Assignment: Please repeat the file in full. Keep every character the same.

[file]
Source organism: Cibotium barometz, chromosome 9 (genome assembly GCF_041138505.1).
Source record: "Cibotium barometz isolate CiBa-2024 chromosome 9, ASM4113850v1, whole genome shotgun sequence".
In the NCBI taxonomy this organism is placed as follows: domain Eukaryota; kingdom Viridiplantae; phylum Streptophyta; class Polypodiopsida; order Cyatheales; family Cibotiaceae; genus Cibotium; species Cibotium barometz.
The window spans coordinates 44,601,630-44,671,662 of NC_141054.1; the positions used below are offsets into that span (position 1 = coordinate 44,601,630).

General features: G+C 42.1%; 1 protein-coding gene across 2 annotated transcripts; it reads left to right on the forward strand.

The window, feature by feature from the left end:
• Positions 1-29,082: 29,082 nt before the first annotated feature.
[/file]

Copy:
Source organism: Cibotium barometz, chromosome 9 (genome assembly GCF_041138505.1).
Source record: "Cibotium barometz isolate CiBa-2024 chromosome 9, ASM4113850v1, whole genome shotgun sequence".
In the NCBI taxonomy this organism is placed as follows: domain Eukaryota; kingdom Viridiplantae; phylum Streptophyta; class Polypodiopsida; order Cyatheales; family Cibotiaceae; genus Cibotium; species Cibotium barometz.
The window spans coordinates 44,601,630-44,671,662 of NC_141054.1; the positions used below are offsets into that span (position 1 = coordinate 44,601,630).

General features: G+C 42.1%; 1 protein-coding gene across 2 annotated transcripts; it reads left to right on the forward strand.

The window, feature by feature from the left end:
• Positions 1-29,082: 29,082 nt before the first annotated feature.